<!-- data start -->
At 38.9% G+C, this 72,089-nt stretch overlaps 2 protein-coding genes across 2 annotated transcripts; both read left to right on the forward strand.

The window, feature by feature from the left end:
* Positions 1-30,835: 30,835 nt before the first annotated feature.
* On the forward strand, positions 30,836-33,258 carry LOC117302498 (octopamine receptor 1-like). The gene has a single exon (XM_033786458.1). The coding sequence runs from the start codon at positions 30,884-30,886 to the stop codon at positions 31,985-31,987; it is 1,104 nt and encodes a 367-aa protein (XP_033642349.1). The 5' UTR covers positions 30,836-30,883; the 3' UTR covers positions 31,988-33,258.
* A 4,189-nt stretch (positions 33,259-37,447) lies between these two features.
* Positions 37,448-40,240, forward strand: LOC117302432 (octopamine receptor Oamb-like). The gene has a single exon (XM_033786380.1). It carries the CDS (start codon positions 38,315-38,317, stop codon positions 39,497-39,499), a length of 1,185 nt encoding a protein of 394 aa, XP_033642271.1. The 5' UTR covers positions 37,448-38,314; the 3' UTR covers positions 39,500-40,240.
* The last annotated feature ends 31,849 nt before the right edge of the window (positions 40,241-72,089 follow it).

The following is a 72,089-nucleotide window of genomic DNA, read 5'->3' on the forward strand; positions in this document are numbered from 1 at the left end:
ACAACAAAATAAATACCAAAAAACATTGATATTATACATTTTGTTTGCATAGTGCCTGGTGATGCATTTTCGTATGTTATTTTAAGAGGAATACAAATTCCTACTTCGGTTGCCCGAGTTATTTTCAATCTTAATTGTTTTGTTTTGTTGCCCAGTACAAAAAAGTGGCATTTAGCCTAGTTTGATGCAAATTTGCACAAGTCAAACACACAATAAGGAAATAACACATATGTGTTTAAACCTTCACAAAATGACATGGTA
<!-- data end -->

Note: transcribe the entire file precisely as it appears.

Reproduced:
At 38.9% G+C, this 72,089-nt stretch overlaps 2 protein-coding genes across 2 annotated transcripts; both read left to right on the forward strand.

The window, feature by feature from the left end:
* Positions 1-30,835: 30,835 nt before the first annotated feature.
* On the forward strand, positions 30,836-33,258 carry LOC117302498 (octopamine receptor 1-like). The gene has a single exon (XM_033786458.1). The coding sequence runs from the start codon at positions 30,884-30,886 to the stop codon at positions 31,985-31,987; it is 1,104 nt and encodes a 367-aa protein (XP_033642349.1). The 5' UTR covers positions 30,836-30,883; the 3' UTR covers positions 31,988-33,258.
* A 4,189-nt stretch (positions 33,259-37,447) lies between these two features.
* Positions 37,448-40,240, forward strand: LOC117302432 (octopamine receptor Oamb-like). The gene has a single exon (XM_033786380.1). It carries the CDS (start codon positions 38,315-38,317, stop codon positions 39,497-39,499), a length of 1,185 nt encoding a protein of 394 aa, XP_033642271.1. The 5' UTR covers positions 37,448-38,314; the 3' UTR covers positions 39,500-40,240.
* The last annotated feature ends 31,849 nt before the right edge of the window (positions 40,241-72,089 follow it).

The following is a 72,089-nucleotide window of genomic DNA, read 5'->3' on the forward strand; positions in this document are numbered from 1 at the left end:
ACAACAAAATAAATACCAAAAAACATTGATATTATACATTTTGTTTGCATAGTGCCTGGTGATGCATTTTCGTATGTTATTTTAAGAGGAATACAAATTCCTACTTCGGTTGCCCGAGTTATTTTCAATCTTAATTGTTTTGTTTTGTTGCCCAGTACAAAAAAGTGGCATTTAGCCTAGTTTGATGCAAATTTGCACAAGTCAAACACACAATAAGGAAATAACACATATGTGTTTAAACCTTCACAAAATGACATGGTA